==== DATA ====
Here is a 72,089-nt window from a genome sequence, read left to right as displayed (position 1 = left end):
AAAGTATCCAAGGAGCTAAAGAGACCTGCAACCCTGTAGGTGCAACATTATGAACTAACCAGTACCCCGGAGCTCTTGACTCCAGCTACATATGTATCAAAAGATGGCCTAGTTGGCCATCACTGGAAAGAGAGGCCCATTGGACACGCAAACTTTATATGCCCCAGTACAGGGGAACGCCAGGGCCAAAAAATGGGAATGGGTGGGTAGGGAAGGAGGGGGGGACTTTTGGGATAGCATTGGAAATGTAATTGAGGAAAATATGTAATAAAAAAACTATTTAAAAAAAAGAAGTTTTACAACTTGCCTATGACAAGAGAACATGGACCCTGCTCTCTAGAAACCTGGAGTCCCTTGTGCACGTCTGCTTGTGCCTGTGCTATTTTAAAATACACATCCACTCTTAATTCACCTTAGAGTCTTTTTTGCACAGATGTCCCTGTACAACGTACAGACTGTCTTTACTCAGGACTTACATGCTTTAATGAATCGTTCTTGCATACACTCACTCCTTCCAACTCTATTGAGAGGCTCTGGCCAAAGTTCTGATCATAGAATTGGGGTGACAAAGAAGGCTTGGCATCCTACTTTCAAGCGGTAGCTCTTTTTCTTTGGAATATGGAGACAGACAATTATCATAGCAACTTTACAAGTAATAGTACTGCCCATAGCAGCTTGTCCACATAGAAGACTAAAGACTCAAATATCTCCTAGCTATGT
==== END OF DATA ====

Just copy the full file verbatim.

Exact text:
Here is a 72,089-nt window from a genome sequence, read left to right as displayed (position 1 = left end):
AAAGTATCCAAGGAGCTAAAGAGACCTGCAACCCTGTAGGTGCAACATTATGAACTAACCAGTACCCCGGAGCTCTTGACTCCAGCTACATATGTATCAAAAGATGGCCTAGTTGGCCATCACTGGAAAGAGAGGCCCATTGGACACGCAAACTTTATATGCCCCAGTACAGGGGAACGCCAGGGCCAAAAAATGGGAATGGGTGGGTAGGGAAGGAGGGGGGGACTTTTGGGATAGCATTGGAAATGTAATTGAGGAAAATATGTAATAAAAAAACTATTTAAAAAAAAGAAGTTTTACAACTTGCCTATGACAAGAGAACATGGACCCTGCTCTCTAGAAACCTGGAGTCCCTTGTGCACGTCTGCTTGTGCCTGTGCTATTTTAAAATACACATCCACTCTTAATTCACCTTAGAGTCTTTTTTGCACAGATGTCCCTGTACAACGTACAGACTGTCTTTACTCAGGACTTACATGCTTTAATGAATCGTTCTTGCATACACTCACTCCTTCCAACTCTATTGAGAGGCTCTGGCCAAAGTTCTGATCATAGAATTGGGGTGACAAAGAAGGCTTGGCATCCTACTTTCAAGCGGTAGCTCTTTTTCTTTGGAATATGGAGACAGACAATTATCATAGCAACTTTACAAGTAATAGTACTGCCCATAGCAGCTTGTCCACATAGAAGACTAAAGACTCAAATATCTCCTAGCTATGT